Advantages of the present invention include, but are not limited to, (i) reducing or eliminating rotation upon deployment; (ii) reducing or eliminating whipping upon deployment; (iii) providing vaso-occlusive devices that readily and substantially conform to fill a target vessel in a relaxed configuration; and (iv) providing methods and materials for making these non-overlapping vaso-occlusive devices.
All publications, patents and patent applications cited herein, whether supra or infra, are hereby incorporated by reference in their entirety.
It must be noted that, as used in this specification and the appended claims, the singular forms “a”, “an”, and “the” include plural referents unless the content clearly dictates otherwise. Thus, for example, reference to “a coil” includes a mixture of two or more such devices and the like.
The self-forming, non-overlapping three-dimensional coil designs of the present invention are particularly useful in treating aneurysms. The non-overlapping loop design described herein provides an improvement over known devices, for example in terms of ease of deployment. Available three-dimensional coils are made up of a plurality of overlapping and intertwined loops. Upon deployment from a substantially linear configuration these devices often rotate or whip undesirably during deployment. Whipping refers to the phenomena where a device stores energy imparted by a user and then releases the energy very quickly. For example, vaso-occlusive devices are often deployed and manipulated at the target site using a guidewire controlled by the operator at a proximal location. Whipping occurs when the rotation imparted by the operator on the guidewire does not result in the same 1:1 rotation of the distal end of the device. Rather, the device stores up the rotational energy and then may suddenly release the energy and rotate suddenly in a short time. Rotation, whipping and other problems associated with available vaso-occlusive devices can impede formation of the three-dimensional relaxed configuration. In contrast, the non-overlapping configuration of the devices described minimizes rotation and whipping upon deployment and promotes formation of a three-dimensional configuration that substantially conforms to the target vessel.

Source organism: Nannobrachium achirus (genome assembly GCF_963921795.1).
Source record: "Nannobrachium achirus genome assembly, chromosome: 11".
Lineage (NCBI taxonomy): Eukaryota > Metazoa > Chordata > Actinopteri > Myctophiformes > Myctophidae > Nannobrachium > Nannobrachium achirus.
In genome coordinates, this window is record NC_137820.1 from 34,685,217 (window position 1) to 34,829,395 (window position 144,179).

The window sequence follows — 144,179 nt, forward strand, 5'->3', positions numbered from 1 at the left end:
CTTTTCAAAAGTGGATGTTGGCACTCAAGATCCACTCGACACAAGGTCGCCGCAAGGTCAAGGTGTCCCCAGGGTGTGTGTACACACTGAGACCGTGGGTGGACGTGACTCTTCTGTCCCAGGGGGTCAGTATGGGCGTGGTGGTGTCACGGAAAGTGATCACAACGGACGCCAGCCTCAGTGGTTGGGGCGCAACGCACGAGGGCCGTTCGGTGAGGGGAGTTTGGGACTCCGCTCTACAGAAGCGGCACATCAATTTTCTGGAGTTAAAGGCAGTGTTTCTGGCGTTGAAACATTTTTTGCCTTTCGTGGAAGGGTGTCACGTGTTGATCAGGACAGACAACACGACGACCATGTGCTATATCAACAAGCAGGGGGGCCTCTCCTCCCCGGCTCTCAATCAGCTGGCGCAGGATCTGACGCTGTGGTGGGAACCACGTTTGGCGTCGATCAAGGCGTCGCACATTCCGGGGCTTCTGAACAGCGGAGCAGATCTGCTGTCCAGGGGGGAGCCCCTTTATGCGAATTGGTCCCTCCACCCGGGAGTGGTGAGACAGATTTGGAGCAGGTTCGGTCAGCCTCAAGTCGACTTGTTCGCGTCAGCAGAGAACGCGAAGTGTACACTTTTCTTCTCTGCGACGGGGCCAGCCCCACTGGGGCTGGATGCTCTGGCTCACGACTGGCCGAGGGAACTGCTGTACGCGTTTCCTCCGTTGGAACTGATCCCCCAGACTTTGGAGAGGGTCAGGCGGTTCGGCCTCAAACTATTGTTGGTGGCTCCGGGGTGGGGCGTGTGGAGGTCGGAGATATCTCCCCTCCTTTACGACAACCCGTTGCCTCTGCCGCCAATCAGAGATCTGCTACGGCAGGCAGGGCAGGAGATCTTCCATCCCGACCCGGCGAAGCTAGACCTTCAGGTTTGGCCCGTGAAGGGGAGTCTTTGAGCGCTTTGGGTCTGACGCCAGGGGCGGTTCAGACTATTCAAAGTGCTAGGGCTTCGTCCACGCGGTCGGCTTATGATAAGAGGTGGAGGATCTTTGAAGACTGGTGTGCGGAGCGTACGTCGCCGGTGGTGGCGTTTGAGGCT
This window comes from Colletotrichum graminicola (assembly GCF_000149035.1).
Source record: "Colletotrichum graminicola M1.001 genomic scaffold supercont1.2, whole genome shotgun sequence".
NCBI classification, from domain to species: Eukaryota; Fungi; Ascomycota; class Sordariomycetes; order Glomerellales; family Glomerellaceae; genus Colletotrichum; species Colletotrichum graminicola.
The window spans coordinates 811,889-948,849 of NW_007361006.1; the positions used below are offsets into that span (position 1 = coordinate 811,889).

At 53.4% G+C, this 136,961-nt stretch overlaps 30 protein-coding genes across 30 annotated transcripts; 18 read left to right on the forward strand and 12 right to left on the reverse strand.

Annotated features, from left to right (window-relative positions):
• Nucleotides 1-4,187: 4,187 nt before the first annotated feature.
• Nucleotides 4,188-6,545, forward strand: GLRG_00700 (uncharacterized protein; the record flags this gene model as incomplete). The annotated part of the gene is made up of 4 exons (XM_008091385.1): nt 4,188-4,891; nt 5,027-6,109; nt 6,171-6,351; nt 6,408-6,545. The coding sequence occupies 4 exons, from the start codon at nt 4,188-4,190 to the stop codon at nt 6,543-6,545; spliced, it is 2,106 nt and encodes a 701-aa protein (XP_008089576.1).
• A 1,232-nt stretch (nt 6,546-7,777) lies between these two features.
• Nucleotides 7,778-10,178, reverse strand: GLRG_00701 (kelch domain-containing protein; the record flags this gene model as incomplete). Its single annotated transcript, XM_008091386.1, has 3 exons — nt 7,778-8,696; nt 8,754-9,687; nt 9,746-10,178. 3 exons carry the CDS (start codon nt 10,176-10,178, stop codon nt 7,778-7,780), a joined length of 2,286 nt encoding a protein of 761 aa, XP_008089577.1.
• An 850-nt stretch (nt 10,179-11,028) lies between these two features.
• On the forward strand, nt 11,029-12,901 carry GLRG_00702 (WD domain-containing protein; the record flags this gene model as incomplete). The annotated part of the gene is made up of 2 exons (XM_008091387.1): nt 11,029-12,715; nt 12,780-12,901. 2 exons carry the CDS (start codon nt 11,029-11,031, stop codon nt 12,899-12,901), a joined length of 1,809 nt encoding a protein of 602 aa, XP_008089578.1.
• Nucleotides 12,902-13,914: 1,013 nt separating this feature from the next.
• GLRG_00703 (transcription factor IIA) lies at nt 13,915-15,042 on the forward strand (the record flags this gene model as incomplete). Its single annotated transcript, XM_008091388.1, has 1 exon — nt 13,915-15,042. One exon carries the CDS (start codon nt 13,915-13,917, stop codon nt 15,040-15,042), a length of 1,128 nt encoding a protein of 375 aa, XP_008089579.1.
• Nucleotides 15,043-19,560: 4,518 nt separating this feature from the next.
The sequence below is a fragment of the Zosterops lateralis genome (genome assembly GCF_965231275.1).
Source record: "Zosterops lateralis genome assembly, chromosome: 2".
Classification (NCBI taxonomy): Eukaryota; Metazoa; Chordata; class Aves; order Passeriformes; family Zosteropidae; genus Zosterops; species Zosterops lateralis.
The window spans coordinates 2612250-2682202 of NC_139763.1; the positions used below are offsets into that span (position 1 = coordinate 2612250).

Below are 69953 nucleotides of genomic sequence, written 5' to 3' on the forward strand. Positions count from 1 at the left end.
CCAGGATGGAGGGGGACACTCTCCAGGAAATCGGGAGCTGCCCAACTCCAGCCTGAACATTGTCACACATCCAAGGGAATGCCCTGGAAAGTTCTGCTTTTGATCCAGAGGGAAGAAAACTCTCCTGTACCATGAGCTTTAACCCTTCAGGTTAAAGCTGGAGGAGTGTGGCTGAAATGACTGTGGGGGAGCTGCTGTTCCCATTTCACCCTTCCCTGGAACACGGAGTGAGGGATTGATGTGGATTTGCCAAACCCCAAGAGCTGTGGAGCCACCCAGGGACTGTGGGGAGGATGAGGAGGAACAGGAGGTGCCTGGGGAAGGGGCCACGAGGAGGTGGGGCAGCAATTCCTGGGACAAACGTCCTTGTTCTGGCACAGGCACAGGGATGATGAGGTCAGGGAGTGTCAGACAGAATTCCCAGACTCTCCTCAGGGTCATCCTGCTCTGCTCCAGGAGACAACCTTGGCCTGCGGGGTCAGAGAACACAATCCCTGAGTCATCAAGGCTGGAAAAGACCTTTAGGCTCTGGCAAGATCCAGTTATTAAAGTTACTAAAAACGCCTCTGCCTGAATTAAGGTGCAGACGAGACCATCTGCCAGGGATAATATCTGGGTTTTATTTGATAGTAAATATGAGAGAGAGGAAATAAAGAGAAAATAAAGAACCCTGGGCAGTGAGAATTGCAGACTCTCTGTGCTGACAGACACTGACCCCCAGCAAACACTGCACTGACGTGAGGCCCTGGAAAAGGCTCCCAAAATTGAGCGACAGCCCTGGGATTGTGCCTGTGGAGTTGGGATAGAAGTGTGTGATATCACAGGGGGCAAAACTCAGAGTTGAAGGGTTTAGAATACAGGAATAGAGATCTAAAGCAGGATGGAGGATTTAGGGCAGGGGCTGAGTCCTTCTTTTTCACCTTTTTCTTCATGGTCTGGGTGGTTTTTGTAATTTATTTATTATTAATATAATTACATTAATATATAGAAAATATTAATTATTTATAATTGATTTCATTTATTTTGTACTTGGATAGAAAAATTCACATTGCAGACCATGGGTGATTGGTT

Described herein are vaso-occlusive devices having a relaxed three-dimensional configuration in the approximate shape of an anatomically cavity. The three-dimensional configuration is made up of non-overlapping loops. Further, the approximately diameter of the relaxed configuration preferably conforms to the target vessel in which is deployed. As used herein, the “first configuration” or “primary configuration” refers to the structure obtained when a wire is shaped into a coil, for example, as a strand of a linear helically wound coil. The “secondary configuration” refers to the structures obtained when at least one strand of the first configuration is further shaped, for example, by winding around a mandrel. The relaxed configuration refers to the three-dimensional configuration assumed by the secondary configuration after is has been deployed from the restraining member (e.g., catheter). A device may have multiple relaxed configurations, for example depending on whether it is deployed into a body cavity, the size of the body cavity, etc. The relaxed configuration typically comprises a three-dimensional structure made up of non-overlapping loops of the first configuration. The structure may be composed of any number of non-overlapping loops. In certain embodiments, the three-dimensional configuration has between about 4 and 40 loops, more preferably between about 6 and 20 loops and even more preferably, between about 6 and 12 loops. The non-overlapping loops can form an open shape (e.g., a “C”, “U”, Figure 8 or hourglass shape) or a closed, non-overlapping shape (e.g., circle, oval, etc.).